Sure, it's a little uncomfortable to return to my home church and not feel quite as "at home" as I might if I knew every person's name or knew where every room was located, or if I could return to the exact places where special memories were made. But that feeling pales in comparison to the excitement of seeing this congregation that is so close to my heart grow and thrive and make a huge difference for the kingdom of God.
Tuesday, September 22, 2009
I spotted a beige hearse parked outside Lifeway, and thought about how if I used twitpic, I could tweet this funny sight, perhaps with a caption like "Lifeway: Biblical Solutions for Life... and Death."
The light turned green. I pressed the gas and lurched forward about six feet before seeing a maroon sedan zooming into the intersection. Fortunately, since I was starting from a dead stop, I was able to brake and quickly stop, and the sedan swerved around the nose of my car. The driver was apparently trying to beat the light, and missed big time.
My heart raced as I continued through the intersection and headed home, thinking about how close I'd come to having my evening ruined and my almost-paid-off car totalled, if not something worse. I drove cautiously, my usual eagerness to get home to see Kate quickly tempered by my desire to get home to see her at all. Times like these are great for counting your blessings.
Maybe I'm the only one, but too often, I find myself dwelling on the negatives in life, the things that aren't exactly as I would wish them to be. I wallow. I complain. This makes my dear husband feel guilty and frustrated, and only serves to ruin both our moods. Then I berate myself for throwing a complaint-fest, which just brings me down further.
There are so many positives in my life, it is a shame that they don't mold my attitude near so much as the negatives. I know I don't express gratitude for all the wonderful things in my life nearly often enough.
Like my precious daughter. I have never known this kind of love. Holy cats, she's amazing! When I look at her, I feel like the Grinch, whose heart swelled to ten times its normal size.
Like my incredible husband. He is far better to me than I deserve. When I behave terribly, he responds in love. He is so sweet to me, and I can only try to be as loving toward him as he is to me. He is an amazing father, partner, pastor, and friend.
Like my wonderful parents. We talk almost every day, and I can always count on their support. I always wanted a sibling, but I think being an only child has made us closer. My in-laws are incredibly generous and loving as well, and all our parents are terrific grandparents to Kate.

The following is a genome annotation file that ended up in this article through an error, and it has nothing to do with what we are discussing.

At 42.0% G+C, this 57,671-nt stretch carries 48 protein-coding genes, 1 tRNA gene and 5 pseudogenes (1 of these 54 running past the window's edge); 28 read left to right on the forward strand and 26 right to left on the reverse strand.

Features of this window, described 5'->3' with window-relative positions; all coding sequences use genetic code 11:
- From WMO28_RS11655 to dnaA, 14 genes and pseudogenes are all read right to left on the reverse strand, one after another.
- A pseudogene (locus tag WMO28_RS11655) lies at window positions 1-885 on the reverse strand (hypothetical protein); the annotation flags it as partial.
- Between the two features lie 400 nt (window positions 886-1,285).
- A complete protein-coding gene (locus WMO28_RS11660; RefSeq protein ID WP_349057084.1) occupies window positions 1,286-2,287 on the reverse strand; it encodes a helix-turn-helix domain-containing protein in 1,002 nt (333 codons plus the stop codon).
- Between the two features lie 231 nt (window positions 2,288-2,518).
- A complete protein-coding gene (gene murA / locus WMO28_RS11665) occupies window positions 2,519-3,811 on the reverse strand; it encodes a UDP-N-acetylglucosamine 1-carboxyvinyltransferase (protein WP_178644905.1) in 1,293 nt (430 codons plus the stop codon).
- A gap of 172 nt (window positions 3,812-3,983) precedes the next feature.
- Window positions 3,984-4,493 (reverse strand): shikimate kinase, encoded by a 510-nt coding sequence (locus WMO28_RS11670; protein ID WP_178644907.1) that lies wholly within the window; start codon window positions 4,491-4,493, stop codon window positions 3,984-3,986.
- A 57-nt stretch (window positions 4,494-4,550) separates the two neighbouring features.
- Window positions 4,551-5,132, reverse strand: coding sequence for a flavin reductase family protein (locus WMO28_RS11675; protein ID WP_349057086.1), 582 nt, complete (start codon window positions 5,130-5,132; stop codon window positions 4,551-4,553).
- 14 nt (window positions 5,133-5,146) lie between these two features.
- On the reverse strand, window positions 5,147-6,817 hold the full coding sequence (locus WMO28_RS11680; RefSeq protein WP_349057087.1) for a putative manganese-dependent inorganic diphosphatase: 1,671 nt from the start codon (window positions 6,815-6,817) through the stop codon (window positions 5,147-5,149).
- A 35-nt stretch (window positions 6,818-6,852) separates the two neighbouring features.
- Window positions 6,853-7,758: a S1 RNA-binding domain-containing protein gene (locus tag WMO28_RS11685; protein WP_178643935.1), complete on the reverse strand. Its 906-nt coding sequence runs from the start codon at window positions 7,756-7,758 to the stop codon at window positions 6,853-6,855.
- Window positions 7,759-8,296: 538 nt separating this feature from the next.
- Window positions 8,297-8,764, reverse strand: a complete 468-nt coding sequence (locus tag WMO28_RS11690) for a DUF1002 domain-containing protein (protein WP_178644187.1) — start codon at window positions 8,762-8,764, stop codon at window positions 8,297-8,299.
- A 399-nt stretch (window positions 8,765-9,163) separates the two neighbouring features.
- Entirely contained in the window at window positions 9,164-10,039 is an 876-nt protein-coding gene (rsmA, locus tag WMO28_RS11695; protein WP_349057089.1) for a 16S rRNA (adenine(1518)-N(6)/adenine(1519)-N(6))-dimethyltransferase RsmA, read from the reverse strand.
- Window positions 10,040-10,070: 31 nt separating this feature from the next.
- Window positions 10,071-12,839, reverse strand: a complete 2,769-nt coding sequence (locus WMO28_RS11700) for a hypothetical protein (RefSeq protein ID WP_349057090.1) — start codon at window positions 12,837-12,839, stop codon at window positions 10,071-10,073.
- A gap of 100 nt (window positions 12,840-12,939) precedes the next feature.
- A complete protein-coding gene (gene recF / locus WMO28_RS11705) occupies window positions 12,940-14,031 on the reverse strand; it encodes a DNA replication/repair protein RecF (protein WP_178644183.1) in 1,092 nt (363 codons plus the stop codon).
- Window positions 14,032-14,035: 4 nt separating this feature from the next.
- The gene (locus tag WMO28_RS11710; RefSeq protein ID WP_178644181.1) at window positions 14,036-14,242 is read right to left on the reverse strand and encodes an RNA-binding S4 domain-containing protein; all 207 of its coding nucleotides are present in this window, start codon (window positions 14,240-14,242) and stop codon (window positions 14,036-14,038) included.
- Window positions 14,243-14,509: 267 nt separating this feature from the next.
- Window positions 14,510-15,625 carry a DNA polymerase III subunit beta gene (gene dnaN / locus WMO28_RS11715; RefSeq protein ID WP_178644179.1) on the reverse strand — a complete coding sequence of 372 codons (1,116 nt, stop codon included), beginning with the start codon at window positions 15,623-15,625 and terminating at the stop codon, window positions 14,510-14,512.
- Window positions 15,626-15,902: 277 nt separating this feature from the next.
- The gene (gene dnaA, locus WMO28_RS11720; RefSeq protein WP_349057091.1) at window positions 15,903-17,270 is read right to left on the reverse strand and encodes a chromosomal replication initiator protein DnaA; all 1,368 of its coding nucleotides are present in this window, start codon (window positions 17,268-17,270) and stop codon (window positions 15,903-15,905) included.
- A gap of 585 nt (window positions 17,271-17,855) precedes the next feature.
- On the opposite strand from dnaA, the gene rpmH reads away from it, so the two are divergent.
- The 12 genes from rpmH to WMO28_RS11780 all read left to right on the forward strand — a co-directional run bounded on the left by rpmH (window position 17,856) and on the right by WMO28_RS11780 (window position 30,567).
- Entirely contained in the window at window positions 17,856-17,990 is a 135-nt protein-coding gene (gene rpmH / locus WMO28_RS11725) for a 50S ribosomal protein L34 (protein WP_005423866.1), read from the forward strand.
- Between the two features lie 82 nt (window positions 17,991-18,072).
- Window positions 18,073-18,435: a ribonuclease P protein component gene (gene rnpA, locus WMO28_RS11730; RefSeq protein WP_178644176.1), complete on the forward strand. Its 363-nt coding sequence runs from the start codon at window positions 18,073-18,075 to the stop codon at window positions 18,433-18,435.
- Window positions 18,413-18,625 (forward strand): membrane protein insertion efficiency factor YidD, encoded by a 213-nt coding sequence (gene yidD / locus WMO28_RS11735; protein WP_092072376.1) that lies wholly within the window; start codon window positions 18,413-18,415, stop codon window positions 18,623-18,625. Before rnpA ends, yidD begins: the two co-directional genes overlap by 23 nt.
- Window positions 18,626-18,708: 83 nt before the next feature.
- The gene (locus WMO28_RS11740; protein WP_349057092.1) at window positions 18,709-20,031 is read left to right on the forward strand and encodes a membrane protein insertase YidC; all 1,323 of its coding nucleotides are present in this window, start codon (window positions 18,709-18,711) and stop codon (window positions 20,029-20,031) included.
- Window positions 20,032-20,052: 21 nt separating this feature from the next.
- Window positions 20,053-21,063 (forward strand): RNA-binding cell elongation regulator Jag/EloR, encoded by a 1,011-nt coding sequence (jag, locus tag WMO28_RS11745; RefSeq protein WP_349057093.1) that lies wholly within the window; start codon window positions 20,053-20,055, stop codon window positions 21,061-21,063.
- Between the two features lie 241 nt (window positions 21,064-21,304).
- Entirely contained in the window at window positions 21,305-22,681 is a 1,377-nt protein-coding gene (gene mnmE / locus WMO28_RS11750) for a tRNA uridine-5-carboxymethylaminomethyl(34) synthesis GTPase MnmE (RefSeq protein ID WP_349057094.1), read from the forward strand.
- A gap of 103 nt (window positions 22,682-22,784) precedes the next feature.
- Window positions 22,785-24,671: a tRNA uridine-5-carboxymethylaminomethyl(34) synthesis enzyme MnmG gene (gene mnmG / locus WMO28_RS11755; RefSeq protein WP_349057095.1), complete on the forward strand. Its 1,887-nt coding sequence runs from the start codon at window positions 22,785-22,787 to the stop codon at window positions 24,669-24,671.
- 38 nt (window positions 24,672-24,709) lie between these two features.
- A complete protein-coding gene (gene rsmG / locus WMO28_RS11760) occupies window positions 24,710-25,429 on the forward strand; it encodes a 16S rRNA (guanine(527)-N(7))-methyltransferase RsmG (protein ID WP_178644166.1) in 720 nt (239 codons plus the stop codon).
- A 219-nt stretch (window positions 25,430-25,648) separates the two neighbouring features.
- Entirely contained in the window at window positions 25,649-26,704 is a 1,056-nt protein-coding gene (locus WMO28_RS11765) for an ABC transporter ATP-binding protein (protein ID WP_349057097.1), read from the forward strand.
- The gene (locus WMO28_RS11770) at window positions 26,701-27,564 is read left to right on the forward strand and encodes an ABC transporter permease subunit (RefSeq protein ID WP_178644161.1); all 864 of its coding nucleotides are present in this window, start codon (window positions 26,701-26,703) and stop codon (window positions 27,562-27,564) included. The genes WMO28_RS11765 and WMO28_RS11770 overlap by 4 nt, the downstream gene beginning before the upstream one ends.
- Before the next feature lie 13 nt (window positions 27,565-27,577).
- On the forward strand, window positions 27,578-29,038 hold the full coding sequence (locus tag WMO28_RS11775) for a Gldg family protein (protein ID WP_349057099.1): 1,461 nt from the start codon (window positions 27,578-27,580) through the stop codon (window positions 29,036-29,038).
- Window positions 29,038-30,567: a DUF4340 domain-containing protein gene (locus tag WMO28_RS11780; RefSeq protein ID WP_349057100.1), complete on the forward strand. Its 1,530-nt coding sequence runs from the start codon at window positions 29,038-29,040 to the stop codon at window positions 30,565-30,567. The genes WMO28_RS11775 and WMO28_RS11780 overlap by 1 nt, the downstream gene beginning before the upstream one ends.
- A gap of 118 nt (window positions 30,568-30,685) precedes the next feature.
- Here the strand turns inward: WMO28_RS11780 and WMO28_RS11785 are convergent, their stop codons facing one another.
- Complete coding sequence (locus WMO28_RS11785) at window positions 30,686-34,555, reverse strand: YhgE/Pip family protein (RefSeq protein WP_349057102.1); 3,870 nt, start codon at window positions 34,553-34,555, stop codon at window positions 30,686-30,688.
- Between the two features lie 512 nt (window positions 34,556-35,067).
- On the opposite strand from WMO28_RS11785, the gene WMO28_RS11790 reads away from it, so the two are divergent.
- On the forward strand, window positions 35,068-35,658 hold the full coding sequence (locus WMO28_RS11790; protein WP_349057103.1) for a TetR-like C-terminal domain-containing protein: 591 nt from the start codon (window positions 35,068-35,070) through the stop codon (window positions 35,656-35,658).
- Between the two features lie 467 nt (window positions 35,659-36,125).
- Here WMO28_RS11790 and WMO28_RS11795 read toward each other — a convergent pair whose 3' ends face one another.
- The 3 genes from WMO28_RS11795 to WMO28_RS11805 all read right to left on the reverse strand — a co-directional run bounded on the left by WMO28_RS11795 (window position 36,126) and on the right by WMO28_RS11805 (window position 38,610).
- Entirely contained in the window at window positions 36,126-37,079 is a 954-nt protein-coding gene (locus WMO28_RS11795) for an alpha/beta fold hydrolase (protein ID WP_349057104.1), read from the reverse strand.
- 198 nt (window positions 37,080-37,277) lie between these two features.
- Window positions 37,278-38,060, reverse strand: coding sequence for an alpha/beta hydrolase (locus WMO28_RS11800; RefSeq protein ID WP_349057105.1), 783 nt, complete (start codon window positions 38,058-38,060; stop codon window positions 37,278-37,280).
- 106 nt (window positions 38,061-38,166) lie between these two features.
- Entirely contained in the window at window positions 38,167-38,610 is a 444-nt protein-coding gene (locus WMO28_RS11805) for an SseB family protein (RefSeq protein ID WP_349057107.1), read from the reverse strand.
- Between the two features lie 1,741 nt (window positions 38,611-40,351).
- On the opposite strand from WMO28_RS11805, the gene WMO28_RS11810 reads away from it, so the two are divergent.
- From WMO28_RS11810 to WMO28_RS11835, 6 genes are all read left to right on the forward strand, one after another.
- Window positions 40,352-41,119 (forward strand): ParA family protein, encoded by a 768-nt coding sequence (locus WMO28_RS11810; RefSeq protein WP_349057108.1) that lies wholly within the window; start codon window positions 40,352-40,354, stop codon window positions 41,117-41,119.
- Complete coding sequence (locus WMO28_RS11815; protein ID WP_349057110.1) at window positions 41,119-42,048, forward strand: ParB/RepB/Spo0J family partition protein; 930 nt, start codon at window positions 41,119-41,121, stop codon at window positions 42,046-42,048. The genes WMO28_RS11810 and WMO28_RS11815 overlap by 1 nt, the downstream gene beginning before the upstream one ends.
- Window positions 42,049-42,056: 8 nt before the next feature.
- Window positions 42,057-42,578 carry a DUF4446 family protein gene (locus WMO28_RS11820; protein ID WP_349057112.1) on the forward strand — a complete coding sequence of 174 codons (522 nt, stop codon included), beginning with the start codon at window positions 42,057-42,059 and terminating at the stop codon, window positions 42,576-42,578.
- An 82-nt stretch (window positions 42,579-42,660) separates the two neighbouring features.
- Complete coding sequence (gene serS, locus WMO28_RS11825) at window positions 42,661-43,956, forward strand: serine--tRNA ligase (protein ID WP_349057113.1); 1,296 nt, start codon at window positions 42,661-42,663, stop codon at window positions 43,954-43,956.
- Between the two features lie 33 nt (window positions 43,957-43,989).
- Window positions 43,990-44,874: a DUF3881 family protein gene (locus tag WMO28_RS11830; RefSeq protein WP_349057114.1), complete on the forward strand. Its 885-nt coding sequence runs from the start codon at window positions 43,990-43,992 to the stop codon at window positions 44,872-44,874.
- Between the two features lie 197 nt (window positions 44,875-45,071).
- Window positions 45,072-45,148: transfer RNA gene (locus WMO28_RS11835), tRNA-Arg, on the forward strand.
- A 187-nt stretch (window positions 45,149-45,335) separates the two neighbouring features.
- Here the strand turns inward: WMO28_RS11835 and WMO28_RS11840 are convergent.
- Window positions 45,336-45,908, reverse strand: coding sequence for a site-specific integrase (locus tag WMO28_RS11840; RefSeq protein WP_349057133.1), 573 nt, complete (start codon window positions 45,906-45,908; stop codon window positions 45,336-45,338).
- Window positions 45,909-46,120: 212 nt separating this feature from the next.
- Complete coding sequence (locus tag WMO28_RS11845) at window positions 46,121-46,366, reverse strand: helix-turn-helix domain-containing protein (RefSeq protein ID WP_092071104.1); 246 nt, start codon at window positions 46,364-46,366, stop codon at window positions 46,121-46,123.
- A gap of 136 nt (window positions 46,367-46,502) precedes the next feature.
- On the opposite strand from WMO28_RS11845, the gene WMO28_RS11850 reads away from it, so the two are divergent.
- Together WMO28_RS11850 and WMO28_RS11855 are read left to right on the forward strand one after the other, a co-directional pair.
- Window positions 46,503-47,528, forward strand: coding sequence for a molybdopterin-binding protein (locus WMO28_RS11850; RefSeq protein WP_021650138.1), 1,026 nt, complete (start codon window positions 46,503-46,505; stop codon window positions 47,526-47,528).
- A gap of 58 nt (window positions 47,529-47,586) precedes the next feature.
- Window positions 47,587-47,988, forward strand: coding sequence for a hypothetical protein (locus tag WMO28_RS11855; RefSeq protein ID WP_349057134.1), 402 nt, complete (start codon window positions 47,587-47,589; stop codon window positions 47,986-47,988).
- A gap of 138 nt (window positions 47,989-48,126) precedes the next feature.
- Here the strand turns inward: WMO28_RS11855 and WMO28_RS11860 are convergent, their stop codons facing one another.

Like a roof over my head. The distance of this abode from my work and most of our friends is chief among my complaints in life, but we are incredibly lucky to have such a house, and especially to have it free of charge (as a parsonage). A home is such a basic thing, and yet should never be taken for granted. There are too many that go without it.
I could go on and on, of course--giving thanks for our jobs, for our health, for food to eat and clothes to wear. For the silly little things that bring joy to everyday life--reruns of Friends and good songs on the radio. I am so blessed, and I so often take it all for granted.
What are you thankful for today?
Monday, September 21, 2009
- How loud is the noise?
- Is the noise positive or negative? (cooing and laughing seem more tolerable than crying or screaming)
- How important is the element of worship the child is distrupting? (this one, especially, is highly subjective)
- Is the noise likely to cease in the next 30 seconds?
- How annoyed are the people around you? (I always sit up front, so I am terrible with this question; I can't see people turning around to glare at me or whatnot.)
- If I take her out, should I take all our gear? Where should I go? If she quiets down (which Kate usually does the moment I stand up to leave) how long should I stay out?
Kate is a good, happy baby--even good, happy babies cry sometimes!--and I really wasn't frustrated with her, just with the situation. I felt like "why should I even come if I spend the whole time out in the hallway or narthex?" This is exactly why a church nursery (and/or a cry room) are so essential.
Sunday, September 20, 2009
You can learn the "doing" of ministry from books and classes, Matt says, but learning the "being" of ministry takes the care and nurture of a trusted mentor to help one see and understand the calling and gifts God has placed on one's life.
Matt is truly called and gifted for ministry. It's all guts and no glory, and he does it all for love of God and love of people in the name of Jesus Christ.
Saturday, September 19, 2009
Nonetheless, her two little "toofies" are definitely here, and for the first time today--visible to the camera! She's eating around 15-18 different foods--pureed fruits and veggies and several kinds of cereal. She's even starting to get the hang of finger foods of the dissolving sort--rice puffs and such--but with these teeth, she'll be eating table food in no time!
Friday, September 18, 2009
and partially because I miss Kate so much some days, especially on Fridays when I'm excited to get home and spend a fun weekend with her...
I (and maybe you) need a KATE FIX!
Wednesday, September 16, 2009
Tuesday, September 15, 2009
All this at only 7 1/2 months old! It won't be long before she's walking!!!
Sure enough, when we were in Louisville for Labor Day, she stood up in the crib in an act of protest against taking a nap. (BTW, that was my crib when I was a baby.)That night, she did it in her own crib too, and we promptly lowered the mattress to the very lowest level. It's practically to the floor, and that is where it will remain when it becomes a toddler bed, until she's ready to move to a "big girl bed"!
Monday, September 14, 2009
I am clearly a very lucky girl, to have such loving, wonderful grandparents. I love you all!
Saturday, September 12, 2009
Kate got to come too, and it was actually the first time she had met some of the Miller family. Here she is with Nala (my mom--short for Nana Laura) and maid of honor/sister-of-the-bride Layne.